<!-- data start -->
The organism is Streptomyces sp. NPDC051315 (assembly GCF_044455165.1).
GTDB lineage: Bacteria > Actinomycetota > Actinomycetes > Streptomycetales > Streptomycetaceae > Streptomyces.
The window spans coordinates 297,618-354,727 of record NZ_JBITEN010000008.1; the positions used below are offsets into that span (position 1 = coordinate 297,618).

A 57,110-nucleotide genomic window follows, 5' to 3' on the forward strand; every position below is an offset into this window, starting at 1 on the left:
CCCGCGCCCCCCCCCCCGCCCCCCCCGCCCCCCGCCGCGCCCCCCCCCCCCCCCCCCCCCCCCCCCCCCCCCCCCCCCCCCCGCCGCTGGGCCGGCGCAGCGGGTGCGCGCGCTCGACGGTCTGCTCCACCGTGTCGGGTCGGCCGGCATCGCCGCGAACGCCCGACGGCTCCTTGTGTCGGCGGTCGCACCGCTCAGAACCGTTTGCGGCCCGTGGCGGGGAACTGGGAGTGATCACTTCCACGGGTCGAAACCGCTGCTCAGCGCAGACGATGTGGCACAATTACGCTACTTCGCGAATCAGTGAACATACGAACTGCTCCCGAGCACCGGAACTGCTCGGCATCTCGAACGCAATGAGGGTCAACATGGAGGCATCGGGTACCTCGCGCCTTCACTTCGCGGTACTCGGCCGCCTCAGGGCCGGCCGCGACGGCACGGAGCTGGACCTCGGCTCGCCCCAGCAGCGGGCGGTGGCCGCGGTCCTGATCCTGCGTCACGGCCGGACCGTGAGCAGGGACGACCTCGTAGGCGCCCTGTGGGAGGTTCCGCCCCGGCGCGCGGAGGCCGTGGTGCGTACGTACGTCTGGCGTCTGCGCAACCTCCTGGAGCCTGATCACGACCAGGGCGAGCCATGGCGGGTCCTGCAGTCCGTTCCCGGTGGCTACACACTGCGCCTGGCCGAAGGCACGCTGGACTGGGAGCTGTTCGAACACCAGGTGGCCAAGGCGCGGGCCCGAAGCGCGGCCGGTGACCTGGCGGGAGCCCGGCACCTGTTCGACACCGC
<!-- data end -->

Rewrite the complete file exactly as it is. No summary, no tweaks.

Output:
The organism is Streptomyces sp. NPDC051315 (assembly GCF_044455165.1).
GTDB lineage: Bacteria > Actinomycetota > Actinomycetes > Streptomycetales > Streptomycetaceae > Streptomyces.
The window spans coordinates 297,618-354,727 of record NZ_JBITEN010000008.1; the positions used below are offsets into that span (position 1 = coordinate 297,618).

A 57,110-nucleotide genomic window follows, 5' to 3' on the forward strand; every position below is an offset into this window, starting at 1 on the left:
CCCGCGCCCCCCCCCCCGCCCCCCCCGCCCCCCGCCGCGCCCCCCCCCCCCCCCCCCCCCCCCCCCCCCCCCCCCCCCCCCCGCCGCTGGGCCGGCGCAGCGGGTGCGCGCGCTCGACGGTCTGCTCCACCGTGTCGGGTCGGCCGGCATCGCCGCGAACGCCCGACGGCTCCTTGTGTCGGCGGTCGCACCGCTCAGAACCGTTTGCGGCCCGTGGCGGGGAACTGGGAGTGATCACTTCCACGGGTCGAAACCGCTGCTCAGCGCAGACGATGTGGCACAATTACGCTACTTCGCGAATCAGTGAACATACGAACTGCTCCCGAGCACCGGAACTGCTCGGCATCTCGAACGCAATGAGGGTCAACATGGAGGCATCGGGTACCTCGCGCCTTCACTTCGCGGTACTCGGCCGCCTCAGGGCCGGCCGCGACGGCACGGAGCTGGACCTCGGCTCGCCCCAGCAGCGGGCGGTGGCCGCGGTCCTGATCCTGCGTCACGGCCGGACCGTGAGCAGGGACGACCTCGTAGGCGCCCTGTGGGAGGTTCCGCCCCGGCGCGCGGAGGCCGTGGTGCGTACGTACGTCTGGCGTCTGCGCAACCTCCTGGAGCCTGATCACGACCAGGGCGAGCCATGGCGGGTCCTGCAGTCCGTTCCCGGTGGCTACACACTGCGCCTGGCCGAAGGCACGCTGGACTGGGAGCTGTTCGAACACCAGGTGGCCAAGGCGCGGGCCCGAAGCGCGGCCGGTGACCTGGCGGGAGCCCGGCACCTGTTCGACACCGC